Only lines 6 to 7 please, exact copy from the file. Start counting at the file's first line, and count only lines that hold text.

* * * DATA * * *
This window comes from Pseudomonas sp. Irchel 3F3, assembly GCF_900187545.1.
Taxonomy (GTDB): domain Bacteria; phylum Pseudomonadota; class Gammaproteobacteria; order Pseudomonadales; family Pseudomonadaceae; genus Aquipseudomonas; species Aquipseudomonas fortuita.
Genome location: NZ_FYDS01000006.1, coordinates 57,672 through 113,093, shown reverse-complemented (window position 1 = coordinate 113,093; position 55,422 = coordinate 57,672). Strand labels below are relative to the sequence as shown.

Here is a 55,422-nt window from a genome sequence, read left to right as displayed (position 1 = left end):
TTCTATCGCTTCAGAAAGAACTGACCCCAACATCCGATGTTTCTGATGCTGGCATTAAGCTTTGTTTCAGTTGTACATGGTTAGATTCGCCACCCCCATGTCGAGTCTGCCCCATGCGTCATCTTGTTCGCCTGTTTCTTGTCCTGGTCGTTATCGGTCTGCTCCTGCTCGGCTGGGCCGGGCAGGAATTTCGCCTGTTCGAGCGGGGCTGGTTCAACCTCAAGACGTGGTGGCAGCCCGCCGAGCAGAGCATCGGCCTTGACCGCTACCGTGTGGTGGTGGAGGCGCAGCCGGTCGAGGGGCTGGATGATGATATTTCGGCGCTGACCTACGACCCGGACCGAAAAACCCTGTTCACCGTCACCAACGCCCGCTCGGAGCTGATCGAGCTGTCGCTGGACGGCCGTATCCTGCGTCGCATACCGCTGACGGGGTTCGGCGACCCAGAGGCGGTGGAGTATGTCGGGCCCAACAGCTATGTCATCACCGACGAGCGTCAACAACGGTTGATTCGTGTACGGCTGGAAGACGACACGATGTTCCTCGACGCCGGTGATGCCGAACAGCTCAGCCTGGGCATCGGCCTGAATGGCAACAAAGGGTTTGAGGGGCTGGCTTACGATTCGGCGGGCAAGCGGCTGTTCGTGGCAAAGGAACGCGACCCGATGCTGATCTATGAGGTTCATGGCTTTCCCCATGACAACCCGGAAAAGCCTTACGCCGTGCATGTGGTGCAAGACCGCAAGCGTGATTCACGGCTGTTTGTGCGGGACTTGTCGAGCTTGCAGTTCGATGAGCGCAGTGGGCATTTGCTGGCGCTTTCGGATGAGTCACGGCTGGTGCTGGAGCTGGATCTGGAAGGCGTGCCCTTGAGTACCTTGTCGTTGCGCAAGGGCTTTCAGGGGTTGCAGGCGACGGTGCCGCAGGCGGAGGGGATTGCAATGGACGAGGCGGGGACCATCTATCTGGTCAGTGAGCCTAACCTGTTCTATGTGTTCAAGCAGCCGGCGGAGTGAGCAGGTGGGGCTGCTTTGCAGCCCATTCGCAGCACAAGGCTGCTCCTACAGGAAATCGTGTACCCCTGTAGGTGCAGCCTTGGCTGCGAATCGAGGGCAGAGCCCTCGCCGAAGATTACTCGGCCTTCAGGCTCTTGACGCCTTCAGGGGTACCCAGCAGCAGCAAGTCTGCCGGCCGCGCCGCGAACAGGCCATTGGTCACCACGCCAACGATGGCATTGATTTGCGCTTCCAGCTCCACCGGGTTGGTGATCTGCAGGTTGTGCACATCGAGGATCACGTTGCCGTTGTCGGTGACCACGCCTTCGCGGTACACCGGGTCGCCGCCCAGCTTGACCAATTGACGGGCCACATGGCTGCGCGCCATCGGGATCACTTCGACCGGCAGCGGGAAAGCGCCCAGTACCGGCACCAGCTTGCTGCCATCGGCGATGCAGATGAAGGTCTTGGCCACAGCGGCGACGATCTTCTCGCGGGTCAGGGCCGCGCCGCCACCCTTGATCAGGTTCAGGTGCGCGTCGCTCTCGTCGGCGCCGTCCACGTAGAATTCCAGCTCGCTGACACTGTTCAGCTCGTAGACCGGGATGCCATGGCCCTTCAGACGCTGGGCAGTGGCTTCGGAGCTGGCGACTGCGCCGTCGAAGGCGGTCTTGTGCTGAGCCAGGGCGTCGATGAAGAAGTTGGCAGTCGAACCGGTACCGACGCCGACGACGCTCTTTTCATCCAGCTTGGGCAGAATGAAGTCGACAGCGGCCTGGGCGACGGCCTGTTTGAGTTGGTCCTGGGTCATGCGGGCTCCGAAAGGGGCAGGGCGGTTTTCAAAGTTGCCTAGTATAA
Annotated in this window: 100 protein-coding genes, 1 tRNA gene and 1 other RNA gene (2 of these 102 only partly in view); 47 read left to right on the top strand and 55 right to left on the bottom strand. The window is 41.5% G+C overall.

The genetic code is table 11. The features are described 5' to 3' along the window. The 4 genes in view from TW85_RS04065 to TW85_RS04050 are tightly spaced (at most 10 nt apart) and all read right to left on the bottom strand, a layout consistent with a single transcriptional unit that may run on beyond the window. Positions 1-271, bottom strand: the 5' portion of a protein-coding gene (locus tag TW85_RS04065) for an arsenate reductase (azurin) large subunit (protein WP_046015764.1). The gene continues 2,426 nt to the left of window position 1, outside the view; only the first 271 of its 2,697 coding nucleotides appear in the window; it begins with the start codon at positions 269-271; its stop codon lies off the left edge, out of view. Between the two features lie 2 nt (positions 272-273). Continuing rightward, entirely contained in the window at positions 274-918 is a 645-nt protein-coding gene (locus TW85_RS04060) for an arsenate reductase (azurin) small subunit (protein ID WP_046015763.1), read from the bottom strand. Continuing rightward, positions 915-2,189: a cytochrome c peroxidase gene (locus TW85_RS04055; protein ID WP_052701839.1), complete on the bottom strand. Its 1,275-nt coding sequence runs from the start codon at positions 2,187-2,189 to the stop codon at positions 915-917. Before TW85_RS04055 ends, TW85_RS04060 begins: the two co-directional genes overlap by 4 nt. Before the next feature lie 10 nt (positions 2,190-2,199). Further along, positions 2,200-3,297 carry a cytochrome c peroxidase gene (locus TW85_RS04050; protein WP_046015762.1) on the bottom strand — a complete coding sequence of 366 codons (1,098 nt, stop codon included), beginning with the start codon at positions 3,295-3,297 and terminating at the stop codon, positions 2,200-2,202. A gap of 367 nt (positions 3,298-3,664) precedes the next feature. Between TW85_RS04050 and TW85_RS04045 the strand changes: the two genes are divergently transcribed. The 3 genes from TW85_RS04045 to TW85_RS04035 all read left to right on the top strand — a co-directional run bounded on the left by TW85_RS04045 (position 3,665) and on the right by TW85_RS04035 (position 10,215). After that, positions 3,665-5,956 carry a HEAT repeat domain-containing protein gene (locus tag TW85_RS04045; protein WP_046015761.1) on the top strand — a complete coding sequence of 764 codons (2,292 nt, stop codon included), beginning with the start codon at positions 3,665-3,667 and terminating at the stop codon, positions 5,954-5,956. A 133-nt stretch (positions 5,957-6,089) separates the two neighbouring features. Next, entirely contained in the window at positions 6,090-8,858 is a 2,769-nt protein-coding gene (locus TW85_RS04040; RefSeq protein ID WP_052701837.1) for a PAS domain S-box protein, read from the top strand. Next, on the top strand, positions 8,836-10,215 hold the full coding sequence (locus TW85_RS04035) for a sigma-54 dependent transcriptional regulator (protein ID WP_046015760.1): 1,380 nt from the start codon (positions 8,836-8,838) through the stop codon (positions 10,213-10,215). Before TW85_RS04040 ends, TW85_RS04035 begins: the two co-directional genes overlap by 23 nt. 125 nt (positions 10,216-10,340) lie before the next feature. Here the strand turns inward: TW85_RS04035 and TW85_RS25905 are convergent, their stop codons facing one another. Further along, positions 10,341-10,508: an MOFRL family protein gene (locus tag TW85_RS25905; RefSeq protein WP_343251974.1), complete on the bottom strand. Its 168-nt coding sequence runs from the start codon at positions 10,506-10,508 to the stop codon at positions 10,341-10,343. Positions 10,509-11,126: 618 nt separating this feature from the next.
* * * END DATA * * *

Annotated in this window: 100 protein-coding genes, 1 tRNA gene and 1 other RNA gene (2 of these 102 only partly in view); 47 read left to right on the top strand and 55 right to left on the bottom strand. The window is 41.5% G+C overall.

The genetic code is table 11. The features are described 5' to 3' along the window. The 4 genes in view from TW85_RS04065 to TW85_RS04050 are tightly spaced (at most 10 nt apart) and all read right to left on the bottom strand, a layout consistent with a single transcriptional unit that may run on beyond the window. Positions 1-271, bottom strand: the 5' portion of a protein-coding gene (locus tag TW85_RS04065) for an arsenate reductase (azurin) large subunit (protein WP_046015764.1). The gene continues 2,426 nt to the left of window position 1, outside the view; only the first 271 of its 2,697 coding nucleotides appear in the window; it begins with the start codon at positions 269-271; its stop codon lies off the left edge, out of view. Between the two features lie 2 nt (positions 272-273). Continuing rightward, entirely contained in the window at positions 274-918 is a 645-nt protein-coding gene (locus TW85_RS04060) for an arsenate reductase (azurin) small subunit (protein ID WP_046015763.1), read from the bottom strand. Continuing rightward, positions 915-2,189: a cytochrome c peroxidase gene (locus TW85_RS04055; protein ID WP_052701839.1), complete on the bottom strand. Its 1,275-nt coding sequence runs from the start codon at positions 2,187-2,189 to the stop codon at positions 915-917. Before TW85_RS04055 ends, TW85_RS04060 begins: the two co-directional genes overlap by 4 nt. Before the next feature lie 10 nt (positions 2,190-2,199). Further along, positions 2,200-3,297 carry a cytochrome c peroxidase gene (locus TW85_RS04050; protein WP_046015762.1) on the bottom strand — a complete coding sequence of 366 codons (1,098 nt, stop codon included), beginning with the start codon at positions 3,295-3,297 and terminating at the stop codon, positions 2,200-2,202. A gap of 367 nt (positions 3,298-3,664) precedes the next feature. Between TW85_RS04050 and TW85_RS04045 the strand changes: the two genes are divergently transcribed. The 3 genes from TW85_RS04045 to TW85_RS04035 all read left to right on the top strand — a co-directional run bounded on the left by TW85_RS04045 (position 3,665) and on the right by TW85_RS04035 (position 10,215). After that, positions 3,665-5,956 carry a HEAT repeat domain-containing protein gene (locus tag TW85_RS04045; protein WP_046015761.1) on the top strand — a complete coding sequence of 764 codons (2,292 nt, stop codon included), beginning with the start codon at positions 3,665-3,667 and terminating at the stop codon, positions 5,954-5,956. A 133-nt stretch (positions 5,957-6,089) separates the two neighbouring features. Next, entirely contained in the window at positions 6,090-8,858 is a 2,769-nt protein-coding gene (locus TW85_RS04040; RefSeq protein ID WP_052701837.1) for a PAS domain S-box protein, read from the top strand. Next, on the top strand, positions 8,836-10,215 hold the full coding sequence (locus TW85_RS04035) for a sigma-54 dependent transcriptional regulator (protein ID WP_046015760.1): 1,380 nt from the start codon (positions 8,836-8,838) through the stop codon (positions 10,213-10,215). Before TW85_RS04040 ends, TW85_RS04035 begins: the two co-directional genes overlap by 23 nt. 125 nt (positions 10,216-10,340) lie before the next feature. Here the strand turns inward: TW85_RS04035 and TW85_RS25905 are convergent, their stop codons facing one another. Further along, positions 10,341-10,508: an MOFRL family protein gene (locus tag TW85_RS25905; RefSeq protein WP_343251974.1), complete on the bottom strand. Its 168-nt coding sequence runs from the start codon at positions 10,506-10,508 to the stop codon at positions 10,341-10,343. Positions 10,509-11,126: 618 nt separating this feature from the next.